the 2nd Ural Industrial Biennial Preview

exhibition

12.07 - 15.07.2012

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Program: [Ural factories Ц Industries of meaning]

Included in: [the 2nd Ural Industrial Biennial of Contemporary Art]

A project presented by the 2nd Ural Industrial Biennial Preview at the exhibition and the forum Innoprom-2012 besides being a preview of September events is an experiment of creating an exhibition in a non-exhibitional space. The organizing element of the stand is an installation Hope Tower by Pyotr Belyj. Symbolically growing out of a “black square” of both biennial stand and Russian Avant-Garde art, this tower is intended to connect the origins of contemporary art, which go back to art experiments of the beginning of 20th century on the restructuring of the world, with its present where the cloud-castles of concepts are provided with flesh.  The four pavilions introducing the main project, special projects, art residencies, and medicalization, give an idea of multiple formats and genres represented at the biennial: the creation of optical illusions, the look into virtual reality, conceptualization of creation and destruction, virtualization of theoretical knowledge. The stand announces the themes leading the 2nd Ural Industrial biennial; among the key issues are interactions between the representational and nonrepresentational, humanitarian and industrial, real and virtual, production and appropriation.

Within the forum Innoprom-2012 the biennial Intellectual Platform is running its own event – a roundtable Contemporary Art in Regional Economy: Asset, Industry, and Lifestyle featuring speakers from the UK, the USA, Russia, France and Austria.

Preview Artists:

Peter Kogler
Untitled, 2012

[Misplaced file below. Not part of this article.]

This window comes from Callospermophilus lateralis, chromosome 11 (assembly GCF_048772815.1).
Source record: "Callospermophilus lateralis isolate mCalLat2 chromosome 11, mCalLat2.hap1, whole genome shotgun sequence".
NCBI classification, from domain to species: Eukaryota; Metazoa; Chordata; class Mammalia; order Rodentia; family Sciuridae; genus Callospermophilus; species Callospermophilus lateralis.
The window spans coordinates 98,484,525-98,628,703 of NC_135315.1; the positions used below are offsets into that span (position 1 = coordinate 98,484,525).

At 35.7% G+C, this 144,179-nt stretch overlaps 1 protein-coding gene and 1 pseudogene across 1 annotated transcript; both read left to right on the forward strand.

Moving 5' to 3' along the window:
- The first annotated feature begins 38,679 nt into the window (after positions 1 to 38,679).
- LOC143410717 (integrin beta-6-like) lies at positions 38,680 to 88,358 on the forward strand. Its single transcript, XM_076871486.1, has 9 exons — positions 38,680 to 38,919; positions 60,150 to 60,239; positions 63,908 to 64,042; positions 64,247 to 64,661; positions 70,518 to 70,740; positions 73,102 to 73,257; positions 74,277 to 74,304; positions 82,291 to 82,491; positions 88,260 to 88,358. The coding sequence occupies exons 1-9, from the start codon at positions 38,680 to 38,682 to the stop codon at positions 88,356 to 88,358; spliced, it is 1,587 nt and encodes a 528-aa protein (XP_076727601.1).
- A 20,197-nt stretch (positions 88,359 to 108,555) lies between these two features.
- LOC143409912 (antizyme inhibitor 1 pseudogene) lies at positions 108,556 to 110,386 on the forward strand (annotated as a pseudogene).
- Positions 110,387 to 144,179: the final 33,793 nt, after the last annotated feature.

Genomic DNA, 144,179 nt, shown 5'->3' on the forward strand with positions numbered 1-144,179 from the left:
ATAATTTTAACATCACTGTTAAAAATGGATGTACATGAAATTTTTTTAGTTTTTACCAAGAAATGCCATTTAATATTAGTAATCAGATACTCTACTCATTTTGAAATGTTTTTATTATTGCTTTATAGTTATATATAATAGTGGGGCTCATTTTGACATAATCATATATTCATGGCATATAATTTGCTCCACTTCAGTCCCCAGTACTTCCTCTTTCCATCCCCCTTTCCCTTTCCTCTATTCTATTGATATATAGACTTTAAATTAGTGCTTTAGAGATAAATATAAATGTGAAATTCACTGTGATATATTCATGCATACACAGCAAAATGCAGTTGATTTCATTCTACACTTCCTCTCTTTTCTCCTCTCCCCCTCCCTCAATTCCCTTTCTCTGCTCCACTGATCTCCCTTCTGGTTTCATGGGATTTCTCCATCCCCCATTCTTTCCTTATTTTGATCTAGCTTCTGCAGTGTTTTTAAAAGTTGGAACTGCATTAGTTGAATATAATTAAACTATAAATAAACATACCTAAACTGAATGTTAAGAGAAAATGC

Professor of München Academy of Fine Arts. Resides and works in Vienna.
Peter Kogler deals with optic effects and spatial illusions. When creating his artworks Kogler experiments with computer animation, video projections, prints. One of his first projects was shown at the international exhibition of contemporary art Documenta 9 in 1992. In 2012 Peter Kogler participates in the Main project of the 2nd Ural biennial. For the biennial Preview he prepared a special version of his famous environments.

Ivan Plusch, Irina Drozd
Illusion of Disappearance of Fullness, 2011
Participants of the Open Studio Nepokorennye in St.Petersburg.
The program of biennial Special projects is represented by two of its participants. Saint-Petersburg based artists Ivan Plusch and Irina Drozd fills the pavilion space with seemingly ordinary objects of classic bourgeois interior – ornamental picture frames and a big dining table. However the frames are empty and the table is not expecting guests, what becomes evident through surrealistically flowing-waving streams-edges of the objects. Statement of loss or expectation of the new outcome? - the conflict of artwork’s title and its formal content leaves a spectator confused.

James Morgan
V2V (Valley To Valley), 2012
Lecturer at the University of San Jose, founder and head of Laboratory for New Media CADRE, director of Gallery and Center for New Media.
A part of a big Russian-American project V2V is based on computer game Minecraft and suggests a participation of biennial preview visitors in creation of a new virtual world. Being a result of Morgan’s residence at Verkhnya Salda, this project announces a series of biennial art residencies organized at several plants of Sverdlovsk region for Russian and international artists. The results of this interactive project by James Morgan will be presented simultaneously at the 2nd Ural biennial in Yekaterinburg and ZERO1 biennial in San Jose in the fall 2012.


Pyotr Belyj
Hope Tower, 2011
Winner of Sergey Kurekhin Award 2009. Lecturer at Smolny Institute. Founder of non-profit art gallery Luda in St.Petersburg.

Escape from the figurative pressure of unfinished projects of Tatlin Tower and Russian Avant-Garde art is one of the main topics in art and architecture of 20th century. Hope Tower is a variation of contemporary interpretation and constructive overcoming of this subject, a realization of a desire to put an end to a process, which holds sway over people’s minds for almost a hundred years. Ural industrial biennial is also aimed at reinterpretation of local historical motifs and ideological paradigms dominating the region, and on research of alternative possibilities of interpretation of the Industrial, the Ural, the Soviet, etc.
 

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